How to Become Blacksmith

Blacksmiths are specialized professionals who work with different types of metals to create structures, ornaments or sculptures.

Blacksmithing is one of the few professions that has an extensive history going back to the medieval ages and because of the useful products that it creates, is still a heavily needed line of work.

Individuals interested in this profession may feel like they are comfortable using their hands and creating items in close proximity to heat.

Individuals who want to become a Blacksmith have the option of entering the manufacturing field as a Blacksmith in manufacturing or entering an artistic profession as an Architectural Blacksmith to work on metal items such as fences, sculptures and even jewelry.

Education Requirements to Become Blacksmith

Individuals who want to become a Blacksmith need a combination of education and training in order to join this profession.

For the most part, these professionals need to work on gaining experience, know how to use safety precautions, have the physical strength and attain certification in order to attain a job in this field.

As far educational programs, individuals interested in this profession have a variety of specialized career programs to join in manufacturing or in the artistic field.

For example, individuals can pursue an Artist Blacksmith program to focus on creating jewelry or other ornaments.

Individuals who want to become a Blacksmith in the manufacturing field, can also attain experience and certification at a vocational or community college.

Individuals pursuing a career in manufacturing will learn a variety of blacksmithing basics and test their skills at the vocational or community college level.

Classes can begin with something as simple as teaching students how to turn on a torch and gas welding to learning how to control the torch’s flame and a variety of safety precautions.

Students will also learn safety equipment, become familiar with a variety of blacksmithing tools such hammers, tongs and anvils; and learn other basic skills such as: drawing, cutting, brazing, upsetting and riveting.

Students should also look for advancement opportunities by seeking out an apprenticeship.

During an apprenticeship, individuals who want to become a Blacksmith will move from learning about blacksmithing to practicing their new trade and gaining the necessary experience to find a job in their chosen career path.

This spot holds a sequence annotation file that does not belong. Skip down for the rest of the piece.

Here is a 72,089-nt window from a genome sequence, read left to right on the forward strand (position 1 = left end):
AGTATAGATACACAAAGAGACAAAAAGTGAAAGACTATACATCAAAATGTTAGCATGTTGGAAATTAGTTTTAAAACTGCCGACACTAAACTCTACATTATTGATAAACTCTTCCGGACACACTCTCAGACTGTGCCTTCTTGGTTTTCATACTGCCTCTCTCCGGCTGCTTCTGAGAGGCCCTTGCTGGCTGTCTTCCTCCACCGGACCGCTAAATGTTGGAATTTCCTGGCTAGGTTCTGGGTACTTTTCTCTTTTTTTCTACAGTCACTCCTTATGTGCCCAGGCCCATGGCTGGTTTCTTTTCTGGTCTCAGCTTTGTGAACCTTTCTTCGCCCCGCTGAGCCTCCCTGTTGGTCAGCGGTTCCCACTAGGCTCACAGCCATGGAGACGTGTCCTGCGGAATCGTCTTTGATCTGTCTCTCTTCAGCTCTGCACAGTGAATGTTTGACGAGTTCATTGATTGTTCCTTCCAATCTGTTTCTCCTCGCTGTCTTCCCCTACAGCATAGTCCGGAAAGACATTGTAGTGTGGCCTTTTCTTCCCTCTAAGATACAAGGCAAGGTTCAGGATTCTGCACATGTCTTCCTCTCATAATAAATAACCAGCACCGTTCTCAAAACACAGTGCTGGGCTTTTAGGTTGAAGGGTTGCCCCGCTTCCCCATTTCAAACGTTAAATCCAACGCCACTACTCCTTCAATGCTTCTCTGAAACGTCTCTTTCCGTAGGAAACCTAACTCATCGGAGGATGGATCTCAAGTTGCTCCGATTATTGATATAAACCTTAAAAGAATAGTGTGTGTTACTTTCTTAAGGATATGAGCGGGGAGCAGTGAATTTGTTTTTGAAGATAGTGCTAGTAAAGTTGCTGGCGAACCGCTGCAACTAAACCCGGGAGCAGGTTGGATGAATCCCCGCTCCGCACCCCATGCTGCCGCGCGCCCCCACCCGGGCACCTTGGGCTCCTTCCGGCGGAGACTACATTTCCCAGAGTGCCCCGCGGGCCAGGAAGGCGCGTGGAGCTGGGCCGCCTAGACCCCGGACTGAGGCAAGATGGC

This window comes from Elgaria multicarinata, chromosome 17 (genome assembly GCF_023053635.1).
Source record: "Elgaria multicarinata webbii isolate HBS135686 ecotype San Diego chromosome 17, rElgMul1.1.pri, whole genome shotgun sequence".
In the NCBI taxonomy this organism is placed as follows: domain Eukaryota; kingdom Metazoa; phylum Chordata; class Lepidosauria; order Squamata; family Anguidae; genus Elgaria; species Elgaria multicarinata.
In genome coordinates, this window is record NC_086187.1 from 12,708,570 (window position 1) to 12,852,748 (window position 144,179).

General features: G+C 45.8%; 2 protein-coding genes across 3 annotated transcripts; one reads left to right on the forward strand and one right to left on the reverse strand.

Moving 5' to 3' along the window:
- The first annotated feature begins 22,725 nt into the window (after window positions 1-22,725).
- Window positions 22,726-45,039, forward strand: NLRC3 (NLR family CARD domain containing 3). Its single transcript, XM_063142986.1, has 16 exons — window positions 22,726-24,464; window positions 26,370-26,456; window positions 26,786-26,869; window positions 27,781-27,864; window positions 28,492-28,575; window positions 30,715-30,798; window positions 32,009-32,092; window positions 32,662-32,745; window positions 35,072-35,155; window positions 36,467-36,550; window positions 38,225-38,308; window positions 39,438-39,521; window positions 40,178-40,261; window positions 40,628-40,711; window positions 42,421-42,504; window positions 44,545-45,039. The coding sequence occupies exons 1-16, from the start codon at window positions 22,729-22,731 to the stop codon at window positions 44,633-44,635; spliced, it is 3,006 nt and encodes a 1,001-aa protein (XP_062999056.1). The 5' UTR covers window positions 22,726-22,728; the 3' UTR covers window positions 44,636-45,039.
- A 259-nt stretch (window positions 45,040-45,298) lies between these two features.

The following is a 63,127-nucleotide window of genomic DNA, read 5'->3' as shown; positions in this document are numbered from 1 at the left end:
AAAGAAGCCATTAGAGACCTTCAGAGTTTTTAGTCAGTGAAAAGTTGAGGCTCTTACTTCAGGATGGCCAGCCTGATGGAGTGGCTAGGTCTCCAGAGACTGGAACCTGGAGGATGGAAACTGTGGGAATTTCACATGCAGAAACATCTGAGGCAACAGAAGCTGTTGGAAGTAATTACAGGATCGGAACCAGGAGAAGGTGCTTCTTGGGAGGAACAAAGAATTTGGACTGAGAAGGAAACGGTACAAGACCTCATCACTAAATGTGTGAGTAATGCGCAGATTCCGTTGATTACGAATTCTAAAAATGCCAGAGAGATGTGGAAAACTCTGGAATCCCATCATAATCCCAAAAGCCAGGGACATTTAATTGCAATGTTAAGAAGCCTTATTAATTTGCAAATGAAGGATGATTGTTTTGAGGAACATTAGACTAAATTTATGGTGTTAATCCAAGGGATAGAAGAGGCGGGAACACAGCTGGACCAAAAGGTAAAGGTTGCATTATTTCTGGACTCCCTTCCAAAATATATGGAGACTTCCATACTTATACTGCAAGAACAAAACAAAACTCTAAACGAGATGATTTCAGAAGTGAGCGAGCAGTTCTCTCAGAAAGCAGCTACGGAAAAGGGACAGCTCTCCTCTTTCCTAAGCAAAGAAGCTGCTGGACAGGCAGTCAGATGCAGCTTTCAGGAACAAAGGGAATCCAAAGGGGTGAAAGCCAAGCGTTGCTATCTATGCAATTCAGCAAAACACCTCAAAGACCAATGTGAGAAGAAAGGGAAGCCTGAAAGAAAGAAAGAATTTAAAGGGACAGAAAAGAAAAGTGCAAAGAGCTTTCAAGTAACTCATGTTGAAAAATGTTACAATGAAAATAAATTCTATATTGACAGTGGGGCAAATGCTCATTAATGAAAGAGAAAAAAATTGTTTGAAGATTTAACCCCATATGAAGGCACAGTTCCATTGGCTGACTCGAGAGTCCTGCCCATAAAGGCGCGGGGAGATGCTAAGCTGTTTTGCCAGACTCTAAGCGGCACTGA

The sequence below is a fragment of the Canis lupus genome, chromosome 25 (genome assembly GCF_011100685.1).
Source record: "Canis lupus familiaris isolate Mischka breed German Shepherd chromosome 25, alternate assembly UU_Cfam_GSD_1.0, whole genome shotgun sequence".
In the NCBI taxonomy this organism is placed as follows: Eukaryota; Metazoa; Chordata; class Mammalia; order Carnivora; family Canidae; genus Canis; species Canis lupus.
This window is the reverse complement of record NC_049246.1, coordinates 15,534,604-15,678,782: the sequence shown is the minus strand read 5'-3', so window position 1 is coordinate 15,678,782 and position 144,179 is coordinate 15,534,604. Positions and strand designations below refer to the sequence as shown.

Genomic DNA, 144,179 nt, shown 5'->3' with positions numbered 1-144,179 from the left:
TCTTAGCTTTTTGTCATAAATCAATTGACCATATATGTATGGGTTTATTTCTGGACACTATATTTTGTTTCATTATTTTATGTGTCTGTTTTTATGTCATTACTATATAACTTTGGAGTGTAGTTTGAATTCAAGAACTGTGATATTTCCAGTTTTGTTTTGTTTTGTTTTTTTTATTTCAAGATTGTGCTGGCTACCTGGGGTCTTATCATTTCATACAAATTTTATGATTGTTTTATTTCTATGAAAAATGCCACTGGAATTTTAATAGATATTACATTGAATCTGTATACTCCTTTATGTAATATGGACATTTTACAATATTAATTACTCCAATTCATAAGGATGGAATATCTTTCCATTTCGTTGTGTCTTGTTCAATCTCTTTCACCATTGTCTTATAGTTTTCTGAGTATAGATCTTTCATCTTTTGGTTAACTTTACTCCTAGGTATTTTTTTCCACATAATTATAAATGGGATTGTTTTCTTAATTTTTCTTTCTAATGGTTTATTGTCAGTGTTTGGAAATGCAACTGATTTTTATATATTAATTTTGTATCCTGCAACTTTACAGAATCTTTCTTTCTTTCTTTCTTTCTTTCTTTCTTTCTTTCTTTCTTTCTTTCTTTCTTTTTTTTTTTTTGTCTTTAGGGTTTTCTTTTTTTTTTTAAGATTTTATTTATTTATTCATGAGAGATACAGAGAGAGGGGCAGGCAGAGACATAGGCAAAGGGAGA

To further advance their experience, individuals can look for opportunities as a journeyman through their local chapter and Blacksmith association.

Blacksmith Job Description

Blacksmiths work with a variety of tools to forge two different pieces of metal together to form a variety of completed projects.

Using hand eye coordination, and steady hands, Blacksmiths complete a variety of projects in the most safe and effective way possible.

Architectural Blacksmiths use their welding skills and artistic ability to create a variety of decorative structures such as fences, window bars and gates for homes and other buildings.

Their work is very specialized and focuses on creating decorative pieces.
In addition to forging metals together, day to day duties for these professionals include the following tasks:

  • Study the blueprints or sketch of a project
  • Calculate the dimensions of metal to be used
  • Inspect the materials that need to be weld
  • Prepare torches or power equipment
  • Monitor for the prevention of overheating
  • Take care of equipment and machinery

When forging metals together, Blacksmiths must also make sure that they are performing their job using safety precautions and wearing protective gear and goggles or masks to protect their face.

Blacksmith Salary and Career Path

The median income for Welders, Cutters, Solderers and Brazers, which includes Blacksmiths, was approximately $36,300 in 2012.

The expected job growth for this profession through 2022 is 6 percent which is considered slower than average.

There will be a demand in the future due to an aging infrastructure that needs updating.

The best job prospects are for Blacksmiths who are able to transfer their skills to other fields such as moving from being an Architectural Blacksmith to a Historical Blacksmith to a manufacturing Blacksmith.

Individuals looking for advancement opportunities as a Blacksmith should work on being versatile.

The job growth may be slower than average, but because it reflects all Blacksmithing industries, individuals will still have plenty of opportunities in blacksmithing professions that are growing, especially if they work on the skills that make them versatile.

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